Some private schools are isolating pupils who have recently visited China or are telling them to stay home for at least a fortnight, in an attempt to stop the spread of the deadly coronavirus.
Several boarding schools have either isolated students from mainland China in separate living quarters, or have told parents the pupils will be segregated if they do not stay away for at least a fortnight.
It comes as the death toll from the coronavirus outbreak reached 100 in China, with 2714 confirmed cases in Hubei province of the virus’s epicentre, the city of Wuhan.
A 21-year-old UNSW student became the fourth case in NSW and fifth in Australia after she tested positive on Monday.
The woman flew into Sydney Airport on Thursday on the last Australian-bound direct flight out of Wuhan, shortly before Chinese authorities ordered flights and trains out of the city be suspended in a bid to contain the virus.
She displayed no symptoms upon landing in Sydney but 24 hours later began exhibiting flu-like symptoms.
SA Health today revealed another three people in South Australia are being tested for coronavirus – but says the the likelihood they have the condition is low.
“This takes the number of South Australians waiting for coronavirus test results to six, following one person receiving negative test results this morning,” a statement said.
We continue to work closely with the Commonwealth Department of Health and Health Departments in all jurisdictions, as well as local GPs, to monitor the situation closely and provide support as required.
All of the people under investigation are being managed using standard infection control protocols.”
Ten Chinese pupils at Brisbane’s Stuartholme are being isolated to their own floor of the boarding house for two weeks and assessed regularly for illness under the advice of Queensland Health, The Australian reported.
Pymble Ladies College in Sydney and Firbank Grammar School in Melbourne advised parents to keep their children at home for at least two weeks if they had visited an affected area in China.
Kambala girls’ school in Sydney’s eastern suburbs on Monday wrote to parents advising that students in such circumstances should stay home for 14 days.
“We still request a medical clearance on return to the school but now ask for you to remain at home during the potential incubation period,” principal Shane Hogan said in an email.
A change.org petition which has garnered more than 17,000 signatures is calling for the NSW education department to tell all students who have recently returned from China to isolate themselves and stay home for two weeks.
“Individual schools make their own decisions but the advice from the Australian government is to follow our medical advice,” federal education minister Dan Tehan told ABC radio on Tuesday.
“I would say to all schools that they should be following the advice of the health department, that is the clear position of the Australian government.
“Obviously in the end they will have to answer to their parents, but also they will have to answer to state and territory governments, who have responsibility for schools.”
The federal government’s advice is that if students have returned home from China but are healthy, it is reasonable for them to attend school.
If they have been in contact with somebody with coronavirus, they should not attend school for up to 14 days.
Tehan and his department secretary have spoken to their state and territory counterparts to ensure their advice is heeded.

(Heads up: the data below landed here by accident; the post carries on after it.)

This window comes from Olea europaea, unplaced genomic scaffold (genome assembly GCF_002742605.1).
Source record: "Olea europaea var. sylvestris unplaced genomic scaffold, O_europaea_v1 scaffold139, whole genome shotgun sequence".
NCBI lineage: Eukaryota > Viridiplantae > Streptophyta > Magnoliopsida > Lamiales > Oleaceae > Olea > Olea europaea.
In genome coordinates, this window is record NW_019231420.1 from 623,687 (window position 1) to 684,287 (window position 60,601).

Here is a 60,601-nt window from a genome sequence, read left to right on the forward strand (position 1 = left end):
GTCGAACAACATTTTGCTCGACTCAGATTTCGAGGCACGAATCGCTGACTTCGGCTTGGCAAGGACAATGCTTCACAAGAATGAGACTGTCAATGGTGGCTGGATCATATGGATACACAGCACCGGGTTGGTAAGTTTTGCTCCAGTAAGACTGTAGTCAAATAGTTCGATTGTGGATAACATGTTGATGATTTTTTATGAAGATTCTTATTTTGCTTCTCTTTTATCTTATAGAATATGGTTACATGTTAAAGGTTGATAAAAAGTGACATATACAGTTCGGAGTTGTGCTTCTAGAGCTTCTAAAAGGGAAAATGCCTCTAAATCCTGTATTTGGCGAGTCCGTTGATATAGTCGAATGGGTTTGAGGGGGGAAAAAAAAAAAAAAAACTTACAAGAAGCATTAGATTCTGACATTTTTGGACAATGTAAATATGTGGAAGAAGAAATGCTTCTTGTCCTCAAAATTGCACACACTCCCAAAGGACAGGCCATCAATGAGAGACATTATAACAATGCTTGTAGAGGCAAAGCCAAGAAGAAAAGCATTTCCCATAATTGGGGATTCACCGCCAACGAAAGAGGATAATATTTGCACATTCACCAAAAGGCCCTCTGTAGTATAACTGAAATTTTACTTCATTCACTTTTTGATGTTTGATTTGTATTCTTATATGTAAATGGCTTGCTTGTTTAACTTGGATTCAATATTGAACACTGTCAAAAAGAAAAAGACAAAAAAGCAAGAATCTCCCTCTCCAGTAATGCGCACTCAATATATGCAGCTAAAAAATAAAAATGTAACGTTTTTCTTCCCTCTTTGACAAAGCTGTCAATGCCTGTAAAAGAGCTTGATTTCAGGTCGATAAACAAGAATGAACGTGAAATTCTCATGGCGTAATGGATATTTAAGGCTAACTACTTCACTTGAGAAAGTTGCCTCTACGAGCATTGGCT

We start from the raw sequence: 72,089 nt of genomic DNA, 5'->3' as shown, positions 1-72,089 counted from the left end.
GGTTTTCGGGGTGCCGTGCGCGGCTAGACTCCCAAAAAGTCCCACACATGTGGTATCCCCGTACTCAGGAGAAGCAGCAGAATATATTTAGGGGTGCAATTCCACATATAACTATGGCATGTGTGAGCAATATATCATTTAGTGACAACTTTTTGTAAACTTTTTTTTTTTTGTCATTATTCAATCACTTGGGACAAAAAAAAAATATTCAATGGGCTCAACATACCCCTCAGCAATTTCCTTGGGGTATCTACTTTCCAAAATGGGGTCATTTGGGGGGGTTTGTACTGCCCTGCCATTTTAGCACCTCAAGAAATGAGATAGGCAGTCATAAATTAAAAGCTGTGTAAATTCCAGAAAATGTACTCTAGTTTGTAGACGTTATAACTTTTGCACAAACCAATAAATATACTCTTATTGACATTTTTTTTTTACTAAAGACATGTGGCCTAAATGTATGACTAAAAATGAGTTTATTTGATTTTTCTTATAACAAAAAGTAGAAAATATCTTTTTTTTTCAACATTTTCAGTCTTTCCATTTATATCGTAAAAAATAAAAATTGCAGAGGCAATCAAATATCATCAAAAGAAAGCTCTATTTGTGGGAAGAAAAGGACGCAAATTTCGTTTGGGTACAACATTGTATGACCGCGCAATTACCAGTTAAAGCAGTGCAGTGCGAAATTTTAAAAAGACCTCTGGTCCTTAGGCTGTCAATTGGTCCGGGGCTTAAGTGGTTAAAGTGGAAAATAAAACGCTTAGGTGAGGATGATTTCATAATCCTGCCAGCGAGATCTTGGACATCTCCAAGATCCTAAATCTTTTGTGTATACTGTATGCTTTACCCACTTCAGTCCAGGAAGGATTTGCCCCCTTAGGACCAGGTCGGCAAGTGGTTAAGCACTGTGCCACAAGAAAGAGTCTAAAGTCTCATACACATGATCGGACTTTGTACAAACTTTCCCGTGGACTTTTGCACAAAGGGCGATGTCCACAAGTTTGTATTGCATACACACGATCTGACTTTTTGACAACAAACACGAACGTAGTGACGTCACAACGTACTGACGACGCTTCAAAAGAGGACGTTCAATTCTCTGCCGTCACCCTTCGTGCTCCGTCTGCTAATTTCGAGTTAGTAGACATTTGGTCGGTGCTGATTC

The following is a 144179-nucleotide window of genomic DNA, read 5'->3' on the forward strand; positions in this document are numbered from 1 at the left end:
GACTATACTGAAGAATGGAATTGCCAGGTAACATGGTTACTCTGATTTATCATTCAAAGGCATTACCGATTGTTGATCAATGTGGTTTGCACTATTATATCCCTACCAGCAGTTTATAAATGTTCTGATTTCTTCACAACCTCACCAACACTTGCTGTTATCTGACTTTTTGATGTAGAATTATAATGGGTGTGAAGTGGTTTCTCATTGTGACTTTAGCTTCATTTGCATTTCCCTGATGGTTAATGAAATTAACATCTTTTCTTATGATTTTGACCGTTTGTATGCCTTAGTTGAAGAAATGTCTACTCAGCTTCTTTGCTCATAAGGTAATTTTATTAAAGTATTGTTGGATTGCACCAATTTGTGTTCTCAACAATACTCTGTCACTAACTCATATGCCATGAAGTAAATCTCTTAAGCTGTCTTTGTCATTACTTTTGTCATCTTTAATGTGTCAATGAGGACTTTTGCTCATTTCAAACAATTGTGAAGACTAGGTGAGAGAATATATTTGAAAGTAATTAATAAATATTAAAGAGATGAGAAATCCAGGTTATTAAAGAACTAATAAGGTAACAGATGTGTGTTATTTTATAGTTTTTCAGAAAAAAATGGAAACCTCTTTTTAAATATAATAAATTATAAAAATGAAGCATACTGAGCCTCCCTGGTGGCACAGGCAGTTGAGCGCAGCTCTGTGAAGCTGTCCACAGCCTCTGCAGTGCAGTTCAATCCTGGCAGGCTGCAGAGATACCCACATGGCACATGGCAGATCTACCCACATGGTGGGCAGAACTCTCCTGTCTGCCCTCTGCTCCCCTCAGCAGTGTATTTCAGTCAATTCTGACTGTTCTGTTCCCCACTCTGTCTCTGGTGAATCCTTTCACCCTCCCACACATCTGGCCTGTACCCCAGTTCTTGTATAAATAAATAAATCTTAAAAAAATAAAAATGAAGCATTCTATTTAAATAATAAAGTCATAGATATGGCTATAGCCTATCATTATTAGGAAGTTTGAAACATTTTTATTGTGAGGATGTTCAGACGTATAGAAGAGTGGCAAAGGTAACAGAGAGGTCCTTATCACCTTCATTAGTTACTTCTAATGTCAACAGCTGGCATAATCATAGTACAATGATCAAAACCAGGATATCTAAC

The coronavirus outbreak also poses a significant threat to Australian universities, both in relation to the potential spread of the virus and in economic terms.
There are roughly 164,000 Chinese students who attend university in Australia, pumping billions of dollars into the national economy.
Federal Health Minister Greg Hunt says there’s potential for more cases.
Australian chief medical officer Professor Brendan Murphy said authorities were doing their best to contact people who had been in close proximity to those who had been diagnosed with the virus, but more positive results were inevitable.
“There’s people tested every day and there will be more that turn out to be positive,” Murphy said.
China’s National Health Commission Minister Ma Xiaowei said the country’s health officials believed patients were infectious during the virus’ incubation period, which ranges from one-to-14 days.
Until now, doctors have believed patients are only contagious when they start showing symptoms.
But Murphy expressed scepticism and said the government was seeking urgent advice from the World Health Organisation.
“The expert panels were not convinced of that at the moment. They were not convinced that evidence is being presented,” Murphy said.
“It would be very unusual because this virus is similar to the SARS and MERS viruses and they were not infectious before symptoms.
“If that were to be the case, it would have implications for contact tracing.”
Visiting Wuhan in a blue protective suit and mask, Chinese Premier Li Keqiang today praised medics, said 2500 more workers would join them in the next two days, and visited the site of a new hospital to be built in days.
The most senior leader to visit Wuhan since the outbreak, Li was shown on state TV leading medical workers in chants of “Wuhan jiayou!” – an exhortation to keep their strength up.
On China’s heavily censored social media, officials have faced mounting anger over the virus, which is thought to have come from a market where wildlife was sold illegally.
In rare public self-criticism, Wuhan Mayor Zhou Xianwang said the city’s management of the crisis was “not good enough” and indicated he was willing to resign.
The central Chinese city of 11 million people is in virtual lockdown and much Hubei, home to nearly 60 million people, is under some kind of travel curb.
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